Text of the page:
That’s why in many of these agree­ments pay­ers are tak­ing re­spon­si­bil­ity for en­sur­ing pa­tients take their med­i­ca­tions in full and on time. That means us­ing pre­dic­tive mod­el­ing to de­ter­mine which pa­tients are most likely to be non­ad­her-

ent and tar­get­ing those pa­tients through mo­bile apps, phone calls, letters and other com­mu­ni­ca­tion meth­ods to check on their progress and re­mind them to take their med­i­ca­tion. In some cases, pa­tients may be re­moved from cov­er­age if they don’t stay on the med­i­ca­tion.

“If they’re not ad­her­ent, they’re re­moved from the de­nom­i­na­tor: They’re not in the pro­gram and not get­ting the ben­e­fit of be­ing on the med­i­ca­tion,” Peza­lla said. “If they’re ad­her­ent, we reap the ben­e­fits with the pa­tients.”

Aetna and Cigna say the deals are com­ple­mented by physi­cian in­cen­tives in ac­count­able care and col­lab­o­ra­tive care agree­ments that give physi­cians in­cen­tives to en­sure pa­tients are tak­ing their drugs. Those agree­ments help drive ad­her­ence and lower costs, said Chris Brad­bury, se­nior vice pres­i­dent of in­te­grated clin­i­cal and spe­cialty drug solutions for Cigna Phar­macy Man­age­ment, a phar­macy ben­e­fit man­ager that mainly serves Bloom­field, Conn.-based Cigna’s med­i­cal plans.

“These out­comes and value-based agree­ments are hard, but they’re get­ting eas­ier,” Brad­bury said. “We think it’s one of the key el­e­ments to en­sure con­tin­ued ac­cess to es­sen­tial med­i­ca­tions at af­ford­able prices.”

Ex­press Scripts, the na­tion’s largest PBM, uses its Ac­credo Spe­cialty Phar­macy unit to en­sure ad­her­ence through care co­or­di­na­tion pro­grams, ac­cord­ing to Dr. Steve Miller, the St. Louis-based PBM’s chief med­i­cal of­fi­cer. The com­pany guar­an­tees to its plan spon­sors that pa­tients will ad­here to the reg­i­men for Viekira Pak, Ab­bVie’s hepatitis C drug.

If a pa­tient doesn’t take the full 84 pills of the treat­ment, Ex­press Scripts will refund the drug costs to its client. The PBM con­trols de­liv­ery of the drug by dis­tribut­ing it through Ac­credo and em­ploys a care co­or­di­na­tion team of phar­ma­cists and so­cial work­ers who spe­cial­ize in hepatitis C to en­sure pa­tients are ad­her­ent and ac­cu­rately in­formed about their treat­ment, Miller said.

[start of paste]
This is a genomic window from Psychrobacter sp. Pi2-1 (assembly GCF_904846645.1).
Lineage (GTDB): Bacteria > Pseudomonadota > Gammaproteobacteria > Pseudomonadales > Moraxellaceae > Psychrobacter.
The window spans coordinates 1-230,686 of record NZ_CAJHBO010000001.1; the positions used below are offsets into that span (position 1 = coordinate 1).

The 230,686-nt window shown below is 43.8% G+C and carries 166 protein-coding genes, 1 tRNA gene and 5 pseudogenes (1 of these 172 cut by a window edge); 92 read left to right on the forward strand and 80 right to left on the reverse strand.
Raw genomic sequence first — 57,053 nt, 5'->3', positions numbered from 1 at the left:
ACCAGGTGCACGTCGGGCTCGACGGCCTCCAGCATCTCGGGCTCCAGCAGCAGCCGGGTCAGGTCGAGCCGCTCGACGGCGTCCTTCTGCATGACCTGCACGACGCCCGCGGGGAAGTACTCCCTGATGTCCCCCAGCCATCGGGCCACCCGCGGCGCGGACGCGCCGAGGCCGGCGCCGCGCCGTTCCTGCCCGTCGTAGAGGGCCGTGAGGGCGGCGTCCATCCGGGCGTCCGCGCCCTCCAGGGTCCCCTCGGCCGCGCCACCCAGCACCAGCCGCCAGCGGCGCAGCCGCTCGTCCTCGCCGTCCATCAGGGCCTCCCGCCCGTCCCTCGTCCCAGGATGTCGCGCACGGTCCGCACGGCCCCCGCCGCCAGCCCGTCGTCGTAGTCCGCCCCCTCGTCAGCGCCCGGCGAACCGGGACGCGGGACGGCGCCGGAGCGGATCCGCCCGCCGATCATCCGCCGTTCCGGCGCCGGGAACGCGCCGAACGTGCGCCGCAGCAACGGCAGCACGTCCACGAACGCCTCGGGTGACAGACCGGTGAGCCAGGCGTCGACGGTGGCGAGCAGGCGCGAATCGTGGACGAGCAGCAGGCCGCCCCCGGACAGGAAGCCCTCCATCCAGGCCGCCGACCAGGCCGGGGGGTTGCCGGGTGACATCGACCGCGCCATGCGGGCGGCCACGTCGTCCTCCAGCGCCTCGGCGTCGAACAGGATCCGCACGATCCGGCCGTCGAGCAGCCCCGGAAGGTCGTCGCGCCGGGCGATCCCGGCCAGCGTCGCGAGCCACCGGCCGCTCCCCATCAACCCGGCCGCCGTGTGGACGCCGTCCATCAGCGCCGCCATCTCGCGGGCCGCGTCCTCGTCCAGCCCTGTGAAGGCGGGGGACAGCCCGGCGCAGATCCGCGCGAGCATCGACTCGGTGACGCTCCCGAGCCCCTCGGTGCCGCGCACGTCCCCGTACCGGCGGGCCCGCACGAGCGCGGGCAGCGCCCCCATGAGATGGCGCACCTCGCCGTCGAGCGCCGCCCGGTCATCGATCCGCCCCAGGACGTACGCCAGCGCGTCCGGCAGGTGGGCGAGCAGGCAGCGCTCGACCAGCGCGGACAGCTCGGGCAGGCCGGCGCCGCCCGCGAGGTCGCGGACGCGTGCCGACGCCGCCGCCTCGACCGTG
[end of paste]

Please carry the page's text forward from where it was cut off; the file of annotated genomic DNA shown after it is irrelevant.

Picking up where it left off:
It’s a ma­jor win for Ab­bVie. Some pay­ers are skep­ti­cal about giv­ing broad cov­er­age to the drug be­cause they doubt pa­tients will con­sis­tently take the mul­ti­ple pills each day in­stead of the one-pill-a-day treat­ment avail­able from com­peti­tors, Miller said. That helped Ex­press Scripts ne­go­ti­ate a large but undis­closed dis­count. The com­pany has been able to se­cure 92% ad­her­ence among pa­tients, he said.

Assess­ing blame for non­com­pli­ance

The com­plex­ity of the deals and dis­agree­ments over who is re­spon­si­ble for non­ad­her­ence or un­sat­is­fac­tory out­comes has led to con­flicts be­tween pay­ers and drug­mak­ers in these deals, Miller said. For ex­am­ple, a drug­maker might ar­gue that it shouldn’t have to pay out­comes-re­lated dis­counts if ad­her­ence was low, while the payer might ar­gue that a flaw in the drug, such as un­de­sir­able side ef­fects, led to non­ad­her­ence.

Miller be­lieves many value-based deals are fall­ing apart due to non­ad­her­ence. The ad­min­is­tra­tive costs that come with ad­ju­di­cat­ing these is­sues can­cel out an­tic­i­pated sav­ings, he said.

So Ex­press Scripts is stay­ing away from out­comes-based deals and in­stead bet­ting on its own abil­ity to get pa­tients to ad­here. In deals like the one for Viekira Pak, it is giv­ing its health plan clients full or par­tial re­funds if a pa­tient doesn’t fully ad­here to their reg­i­men, while get­ting lower prices from man­u­fac­tur­ers in ex­change for giv­ing them pre­ferred status in its for­mu­lary, Miller said.